Stir-Fried Green Cabbage with Spicy Red Paste, p 150

Mrs. Sanuar's Stir-Fried Green Cabbage with Spicy Red Paste
Sambal Kol
Prep Time: 20 min
Cook Time: 15 min
WW Pts (cutting oil to 1.5 Tbsp): 1
WW Pts (as directed): 5
Bonus: blending of sauce eliminates need for accurate chopping
Bummer: the mini-cuisinart isn't going to clean itself (oh, yeah, it will... Thanks Dave!) never mind, no bummers here

I made this with about 1.5 T of canola oil instead of the 5 (five!) suggested. Alot of her dishes seem to call for an exorbitant amount of oils. I usually cut the oil, except when I'm making a tarka (e.g. red lentils with cumin and scallions and lemon rice). If you're cooking for a dinner party or have clear skin and the metabolism of a hummingbird on crack, by all means, pour the oil with a free hand. If you're like me and need to be mindful of what you eat, many of the recipes are still good with less oil.

I chose cabbage option 3 (young collards) with one modification (not so young) and made this dish with collards. It has a strong flavor and may not be for everyone, but I enjoyed it. I served this with leftover Indonesian Peanut Sauce over soba noodles. The mild creaminess of the noodles and sauce balanced the texture and flavors of the cabbage.

Wednesday, March 22, 2006

Indonesian Peanut Sauce, p 667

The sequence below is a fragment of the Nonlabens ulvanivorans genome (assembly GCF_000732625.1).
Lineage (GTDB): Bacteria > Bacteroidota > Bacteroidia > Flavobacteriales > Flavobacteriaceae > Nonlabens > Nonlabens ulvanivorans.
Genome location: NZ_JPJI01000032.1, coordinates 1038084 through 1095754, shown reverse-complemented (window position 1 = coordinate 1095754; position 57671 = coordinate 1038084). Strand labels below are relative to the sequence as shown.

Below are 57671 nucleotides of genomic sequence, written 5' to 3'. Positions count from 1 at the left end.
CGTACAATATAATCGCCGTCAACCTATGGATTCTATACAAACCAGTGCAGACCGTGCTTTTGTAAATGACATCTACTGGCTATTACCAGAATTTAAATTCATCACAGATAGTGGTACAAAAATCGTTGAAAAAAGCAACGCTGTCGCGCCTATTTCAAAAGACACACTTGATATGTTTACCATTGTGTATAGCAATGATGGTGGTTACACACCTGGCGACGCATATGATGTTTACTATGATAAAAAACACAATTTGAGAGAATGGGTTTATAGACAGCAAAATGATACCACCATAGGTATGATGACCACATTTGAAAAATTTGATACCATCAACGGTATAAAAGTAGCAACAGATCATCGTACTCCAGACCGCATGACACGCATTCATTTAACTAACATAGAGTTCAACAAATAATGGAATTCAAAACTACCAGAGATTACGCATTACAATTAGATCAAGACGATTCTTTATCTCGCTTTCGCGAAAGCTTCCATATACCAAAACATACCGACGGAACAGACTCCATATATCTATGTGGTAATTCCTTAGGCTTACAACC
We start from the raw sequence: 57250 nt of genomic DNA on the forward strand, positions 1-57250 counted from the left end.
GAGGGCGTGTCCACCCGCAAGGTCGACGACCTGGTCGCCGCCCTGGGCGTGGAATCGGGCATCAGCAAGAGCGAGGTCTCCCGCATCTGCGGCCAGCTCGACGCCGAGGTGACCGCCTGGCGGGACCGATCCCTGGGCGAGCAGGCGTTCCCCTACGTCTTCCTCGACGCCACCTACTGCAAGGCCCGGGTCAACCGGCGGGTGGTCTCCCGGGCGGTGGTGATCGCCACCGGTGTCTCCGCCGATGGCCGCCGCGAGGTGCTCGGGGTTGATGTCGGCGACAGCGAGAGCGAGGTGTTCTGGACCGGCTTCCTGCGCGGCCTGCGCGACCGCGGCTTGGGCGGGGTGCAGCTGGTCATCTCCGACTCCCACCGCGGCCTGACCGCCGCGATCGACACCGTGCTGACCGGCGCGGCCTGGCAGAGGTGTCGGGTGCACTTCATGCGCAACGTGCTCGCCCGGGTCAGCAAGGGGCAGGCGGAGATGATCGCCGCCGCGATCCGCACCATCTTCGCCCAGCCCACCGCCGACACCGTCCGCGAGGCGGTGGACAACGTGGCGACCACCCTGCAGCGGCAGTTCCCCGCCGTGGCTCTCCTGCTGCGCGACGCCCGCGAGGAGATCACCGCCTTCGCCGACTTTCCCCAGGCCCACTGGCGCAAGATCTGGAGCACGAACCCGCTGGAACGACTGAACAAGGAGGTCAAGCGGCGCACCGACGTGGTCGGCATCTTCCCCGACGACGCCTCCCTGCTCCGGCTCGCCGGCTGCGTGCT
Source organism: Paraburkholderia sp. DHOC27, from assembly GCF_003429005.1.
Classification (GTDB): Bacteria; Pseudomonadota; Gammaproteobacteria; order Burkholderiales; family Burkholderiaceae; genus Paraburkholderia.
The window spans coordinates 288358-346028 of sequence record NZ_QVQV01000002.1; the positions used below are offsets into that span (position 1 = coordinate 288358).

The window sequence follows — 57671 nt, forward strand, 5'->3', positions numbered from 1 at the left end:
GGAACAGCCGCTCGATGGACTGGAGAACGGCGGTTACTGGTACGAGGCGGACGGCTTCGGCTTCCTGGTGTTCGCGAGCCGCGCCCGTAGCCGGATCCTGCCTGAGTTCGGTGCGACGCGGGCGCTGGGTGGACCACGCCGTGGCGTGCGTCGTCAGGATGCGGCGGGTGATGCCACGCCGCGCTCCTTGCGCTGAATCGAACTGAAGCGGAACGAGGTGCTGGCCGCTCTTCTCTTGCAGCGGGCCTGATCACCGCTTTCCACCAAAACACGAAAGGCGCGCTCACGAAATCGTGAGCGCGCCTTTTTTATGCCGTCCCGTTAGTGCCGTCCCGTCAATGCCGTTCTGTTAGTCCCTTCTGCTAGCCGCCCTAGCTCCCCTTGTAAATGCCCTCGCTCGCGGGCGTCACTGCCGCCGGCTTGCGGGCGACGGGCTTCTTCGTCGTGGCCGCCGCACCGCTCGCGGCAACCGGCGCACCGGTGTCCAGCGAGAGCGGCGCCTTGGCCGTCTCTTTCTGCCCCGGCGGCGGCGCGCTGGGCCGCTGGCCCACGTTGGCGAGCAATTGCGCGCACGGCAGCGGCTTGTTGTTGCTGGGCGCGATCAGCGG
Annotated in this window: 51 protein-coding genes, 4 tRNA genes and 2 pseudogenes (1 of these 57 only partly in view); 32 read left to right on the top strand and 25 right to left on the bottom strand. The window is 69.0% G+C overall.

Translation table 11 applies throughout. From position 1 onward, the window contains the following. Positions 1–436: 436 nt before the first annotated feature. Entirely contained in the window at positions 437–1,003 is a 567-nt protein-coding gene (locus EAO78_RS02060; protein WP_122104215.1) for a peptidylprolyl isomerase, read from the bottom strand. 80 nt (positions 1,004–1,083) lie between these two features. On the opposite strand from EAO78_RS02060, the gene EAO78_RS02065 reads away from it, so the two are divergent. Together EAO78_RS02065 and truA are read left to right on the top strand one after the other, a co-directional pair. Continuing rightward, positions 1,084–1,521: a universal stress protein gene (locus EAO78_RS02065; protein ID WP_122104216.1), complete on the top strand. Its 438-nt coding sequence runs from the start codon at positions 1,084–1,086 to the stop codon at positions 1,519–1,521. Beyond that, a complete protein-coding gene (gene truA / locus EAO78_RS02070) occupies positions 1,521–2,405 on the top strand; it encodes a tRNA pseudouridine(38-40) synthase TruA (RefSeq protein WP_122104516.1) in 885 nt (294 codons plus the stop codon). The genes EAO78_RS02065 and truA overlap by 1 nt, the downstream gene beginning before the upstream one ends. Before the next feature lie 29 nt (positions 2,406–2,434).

Indonesian Peanut Sauce, p 667
Prep Time: 15 minutes
Cook Time: 25-30 minutes
WW Pts (cutting oil to 1 T): 8
WW Pts (as directed): 8
Bonus: versatile flavorful sauce, adds protein, fats & texture to steamed veggies and/or noodles, can probably take shortcut by using peanut butter instead of grinding
Bummer: chopping and grinding

In the 19 or so years I've been a vegetarian, I've eaten many versions of sesame and/or peanut noodles - some from restaurants and some homemade. I decided a while ago that it mostly wasn't worth buying sesame/peanut noodles because I could just make them better. I haven't done that until now. This peanut sauce went extremely well with the soba noodles and I will definitely make this again.
Full Disclosure: Upon draining, soba noodles were treated with a few drops (maybe 1/2 tsp) of toasted sesame oil to prevent stickiness and add subtle flavor.

Other than the shallot chopping, and peanut grinding, this was a pretty quick & easy recipe. The recipe calls sfor the peanuts to be finely chopped, but I stopped short of that because I was afraid to turn it into peanut butteer, although it probably would have been fine had I used good quality pre-made peanut butter.